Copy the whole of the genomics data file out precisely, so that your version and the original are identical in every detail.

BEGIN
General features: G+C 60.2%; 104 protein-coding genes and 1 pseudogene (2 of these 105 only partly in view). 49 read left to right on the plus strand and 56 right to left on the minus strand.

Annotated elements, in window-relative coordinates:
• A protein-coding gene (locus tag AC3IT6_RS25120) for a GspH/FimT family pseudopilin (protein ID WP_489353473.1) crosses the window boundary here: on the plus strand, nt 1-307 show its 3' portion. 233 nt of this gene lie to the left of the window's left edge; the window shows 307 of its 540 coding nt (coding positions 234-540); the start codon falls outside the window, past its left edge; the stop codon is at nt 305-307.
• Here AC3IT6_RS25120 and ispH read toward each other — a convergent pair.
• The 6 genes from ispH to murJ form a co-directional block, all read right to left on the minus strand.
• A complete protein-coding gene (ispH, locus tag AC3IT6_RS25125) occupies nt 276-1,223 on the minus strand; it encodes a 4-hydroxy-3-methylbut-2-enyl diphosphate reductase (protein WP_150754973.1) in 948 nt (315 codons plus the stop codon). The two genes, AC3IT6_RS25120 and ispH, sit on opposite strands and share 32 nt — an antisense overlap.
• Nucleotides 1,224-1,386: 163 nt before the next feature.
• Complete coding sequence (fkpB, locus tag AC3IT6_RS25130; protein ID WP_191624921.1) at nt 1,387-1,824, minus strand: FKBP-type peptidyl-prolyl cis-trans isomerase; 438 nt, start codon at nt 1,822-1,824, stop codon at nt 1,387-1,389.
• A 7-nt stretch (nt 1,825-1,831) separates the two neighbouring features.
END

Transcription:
General features: G+C 60.2%; 104 protein-coding genes and 1 pseudogene (2 of these 105 only partly in view). 49 read left to right on the plus strand and 56 right to left on the minus strand.

Annotated elements, in window-relative coordinates:
• A protein-coding gene (locus tag AC3IT6_RS25120) for a GspH/FimT family pseudopilin (protein ID WP_489353473.1) crosses the window boundary here: on the plus strand, nt 1-307 show its 3' portion. 233 nt of this gene lie to the left of the window's left edge; the window shows 307 of its 540 coding nt (coding positions 234-540); the start codon falls outside the window, past its left edge; the stop codon is at nt 305-307.
• Here AC3IT6_RS25120 and ispH read toward each other — a convergent pair.
• The 6 genes from ispH to murJ form a co-directional block, all read right to left on the minus strand.
• A complete protein-coding gene (ispH, locus tag AC3IT6_RS25125) occupies nt 276-1,223 on the minus strand; it encodes a 4-hydroxy-3-methylbut-2-enyl diphosphate reductase (protein WP_150754973.1) in 948 nt (315 codons plus the stop codon). The two genes, AC3IT6_RS25120 and ispH, sit on opposite strands and share 32 nt — an antisense overlap.
• Nucleotides 1,224-1,386: 163 nt before the next feature.
• Complete coding sequence (fkpB, locus tag AC3IT6_RS25130; protein ID WP_191624921.1) at nt 1,387-1,824, minus strand: FKBP-type peptidyl-prolyl cis-trans isomerase; 438 nt, start codon at nt 1,822-1,824, stop codon at nt 1,387-1,389.
• A 7-nt stretch (nt 1,825-1,831) separates the two neighbouring features.